March Program Explores Aging Issues in California By Kim Rutledge
Aging is changing in California. Our state’s over-6o population is projected to diversify and grow faster than any other age group. By 2030, 10.8 million Californians will be an older adult, making up one-quarter of the state’s population. This aging population will be ethnically diverse and dominated by women.
In June 2019, Governor Gavin Newsom issued an executive order calling for the creation of a Master Plan for Aging. The executive order affirmed the priority of the health and well-being of older Californians and the need for policies that promote healthy aging. It also called for a “blueprint” for state government, local government, the private sector and philanthropy to prepare the state for the coming demographic changes and continue California’s leadership in aging, disability and equity. The Master Plan covers five bold goals: housing for all ages and stages; health reimagined; inclusion and equity; caregiving that works; and affordable aging.
On Wednesday, March 24 at 7 p.m., AAUW Sacramento will host a panel discussion on the Master Plan for Aging and its five bold goals and 23 strategies to build a California for All Ages by 2030. The panel will focus on women’s issues and equity considerations in the Master Plan. We will be joined on Zoom by the following experts who helped shape the Master Plan. To register for the March program, go to the Eventbrite link here.
Amanda Lawrence, MPH, is the project director of the Master Plan for Aging at the California Department of Aging (CDA). Immediately prior to joining CDA, Lawrence served as strategist and program consultant on several projects at the California Department of Public Health, including the launch of the Department’s Healthy Aging Initiative. Following graduation from the University of Wisconsin-Madison, a passion for health and social justice led her to earn a Master of Public Health degree and to work for international, community-based and healthcare nonprofits promoting health and equity, including the planning and implementation of community organizing efforts with and for older adults in Nicaragua.
Edie Yau is the director of diversity, equity and inclusion for the Alzheimer’s Association, Northern California and Northern Nevada Chapter. She provides leadership and strategic direction in equity and inclusion in the pursuit of a world without Alzheimer’s and all other dementia. She is responsible for developing culturally relevant programs to effectively reach underserved communities. Yau serves on the Executive Council for AARP California and is a member of the Master Plan for Aging Equity Advisory Committee. She has been in the field of aging for more than 20 years and has an MA in gerontology.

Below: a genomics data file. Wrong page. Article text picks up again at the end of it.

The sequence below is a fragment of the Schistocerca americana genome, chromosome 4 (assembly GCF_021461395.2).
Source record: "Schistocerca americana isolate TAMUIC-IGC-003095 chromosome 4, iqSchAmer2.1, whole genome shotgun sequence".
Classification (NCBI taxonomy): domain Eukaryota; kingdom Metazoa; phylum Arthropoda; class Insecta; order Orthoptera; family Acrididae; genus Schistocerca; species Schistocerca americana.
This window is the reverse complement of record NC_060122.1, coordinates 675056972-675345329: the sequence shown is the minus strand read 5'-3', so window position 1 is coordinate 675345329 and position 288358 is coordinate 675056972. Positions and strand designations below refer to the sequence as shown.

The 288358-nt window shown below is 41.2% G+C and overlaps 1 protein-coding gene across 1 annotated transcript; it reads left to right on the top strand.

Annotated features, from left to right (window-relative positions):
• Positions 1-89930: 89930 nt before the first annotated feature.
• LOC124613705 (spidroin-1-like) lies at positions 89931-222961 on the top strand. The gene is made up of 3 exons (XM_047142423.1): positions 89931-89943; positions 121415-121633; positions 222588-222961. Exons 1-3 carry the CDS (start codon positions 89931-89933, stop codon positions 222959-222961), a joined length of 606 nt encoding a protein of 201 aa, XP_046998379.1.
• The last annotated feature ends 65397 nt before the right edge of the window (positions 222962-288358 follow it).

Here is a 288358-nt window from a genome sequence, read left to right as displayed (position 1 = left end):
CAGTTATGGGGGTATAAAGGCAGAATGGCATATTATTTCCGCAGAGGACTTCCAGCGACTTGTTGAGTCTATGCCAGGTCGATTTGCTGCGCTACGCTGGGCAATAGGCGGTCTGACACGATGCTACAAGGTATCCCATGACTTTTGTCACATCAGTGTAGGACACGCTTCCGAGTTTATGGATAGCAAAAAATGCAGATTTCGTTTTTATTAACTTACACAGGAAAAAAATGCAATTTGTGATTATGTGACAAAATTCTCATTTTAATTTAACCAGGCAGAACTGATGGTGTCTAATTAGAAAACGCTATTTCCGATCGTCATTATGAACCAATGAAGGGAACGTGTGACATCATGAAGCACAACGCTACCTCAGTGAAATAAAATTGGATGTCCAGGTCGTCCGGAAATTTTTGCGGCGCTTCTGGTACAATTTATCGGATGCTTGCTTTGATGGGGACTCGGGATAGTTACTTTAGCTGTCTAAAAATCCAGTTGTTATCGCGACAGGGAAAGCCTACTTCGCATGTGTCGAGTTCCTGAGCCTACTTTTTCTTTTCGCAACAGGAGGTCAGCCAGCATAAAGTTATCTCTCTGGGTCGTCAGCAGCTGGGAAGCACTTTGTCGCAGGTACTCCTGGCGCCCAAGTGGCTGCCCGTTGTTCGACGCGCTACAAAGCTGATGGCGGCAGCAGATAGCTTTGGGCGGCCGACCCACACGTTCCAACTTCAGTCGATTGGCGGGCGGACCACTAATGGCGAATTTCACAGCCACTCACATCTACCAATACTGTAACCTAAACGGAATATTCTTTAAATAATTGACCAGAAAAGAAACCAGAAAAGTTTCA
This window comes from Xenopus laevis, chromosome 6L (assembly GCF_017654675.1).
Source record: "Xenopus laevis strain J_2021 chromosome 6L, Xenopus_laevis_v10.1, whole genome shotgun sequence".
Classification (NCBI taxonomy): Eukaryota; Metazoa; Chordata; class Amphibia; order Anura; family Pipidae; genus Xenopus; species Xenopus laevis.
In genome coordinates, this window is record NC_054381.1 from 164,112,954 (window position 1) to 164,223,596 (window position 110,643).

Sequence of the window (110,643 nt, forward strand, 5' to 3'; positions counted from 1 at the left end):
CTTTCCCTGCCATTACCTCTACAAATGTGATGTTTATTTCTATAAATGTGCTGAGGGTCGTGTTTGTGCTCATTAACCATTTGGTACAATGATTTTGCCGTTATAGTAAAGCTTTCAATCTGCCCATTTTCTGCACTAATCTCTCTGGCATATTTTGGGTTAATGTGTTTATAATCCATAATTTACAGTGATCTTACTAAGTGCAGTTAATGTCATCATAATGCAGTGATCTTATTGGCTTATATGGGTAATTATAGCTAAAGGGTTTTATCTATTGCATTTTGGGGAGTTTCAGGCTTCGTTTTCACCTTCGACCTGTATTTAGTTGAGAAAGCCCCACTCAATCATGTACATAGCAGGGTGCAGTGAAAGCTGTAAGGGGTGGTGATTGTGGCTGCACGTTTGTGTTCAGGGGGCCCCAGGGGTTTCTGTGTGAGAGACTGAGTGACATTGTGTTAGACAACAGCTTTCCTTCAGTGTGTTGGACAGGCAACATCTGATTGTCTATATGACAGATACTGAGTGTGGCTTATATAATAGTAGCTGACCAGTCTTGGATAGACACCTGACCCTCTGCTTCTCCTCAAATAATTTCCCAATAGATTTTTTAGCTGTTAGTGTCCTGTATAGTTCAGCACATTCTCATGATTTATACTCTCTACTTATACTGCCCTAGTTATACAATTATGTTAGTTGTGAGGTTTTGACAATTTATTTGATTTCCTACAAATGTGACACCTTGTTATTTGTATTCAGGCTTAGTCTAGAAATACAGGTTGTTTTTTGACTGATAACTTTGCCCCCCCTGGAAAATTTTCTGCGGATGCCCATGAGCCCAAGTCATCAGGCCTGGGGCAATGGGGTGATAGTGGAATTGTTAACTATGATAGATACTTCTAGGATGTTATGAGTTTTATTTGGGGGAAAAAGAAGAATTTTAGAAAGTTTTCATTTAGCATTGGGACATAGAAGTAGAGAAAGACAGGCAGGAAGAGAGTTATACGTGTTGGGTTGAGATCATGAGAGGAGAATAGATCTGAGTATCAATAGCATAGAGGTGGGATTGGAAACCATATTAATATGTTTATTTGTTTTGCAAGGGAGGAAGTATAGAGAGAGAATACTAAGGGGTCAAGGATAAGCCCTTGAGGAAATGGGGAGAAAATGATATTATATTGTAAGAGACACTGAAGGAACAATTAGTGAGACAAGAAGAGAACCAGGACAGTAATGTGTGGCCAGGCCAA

Ellen Schmeding is the chair of the California Commission on Aging and currently serves as the chief operating officer for St. Paul’s Senior Services. Prior to joining St. Paul’s in 2017, Schmeding worked with the County of San Diego for 30 years, most recently as the director of Aging & Independence Services (the Area Agency on Aging for San Diego County) as well as serving as the Public Administrator, Public Guardian and Public Conservator for San Diego County.
Kiara Harris is co-founder of Sistahs Aging with Grace & Elegance (https://sagesistahs.org). Founded in 2012, the mission is to empower and support African-American women with tools and resources they need to implement a plan of action that enhances their quality of life from midlife and throughout their senior years. Harris began her justice and equity work in 2015 at Sacramento City College in the Department of Student Equity and Success. Harris also served as a member of the Equity Work Group for the California Master Plan on Aging. She has more than 30 years of professional experience in executive-level communications and public policy-related positions. Harris owned H&H Ecoprises, an environmental and public health marketing and communications consulting firm in Oakland, CA for more than 10 years. She has a master’s degree in public administration from Cal State East Bay and a bachelor’s degree in mass media communication from Hampton University, a historically black college in Hampton, Virginia.
To register on Eventbrite for the March program, click here. We look forward to a fruitful discussion about this important project.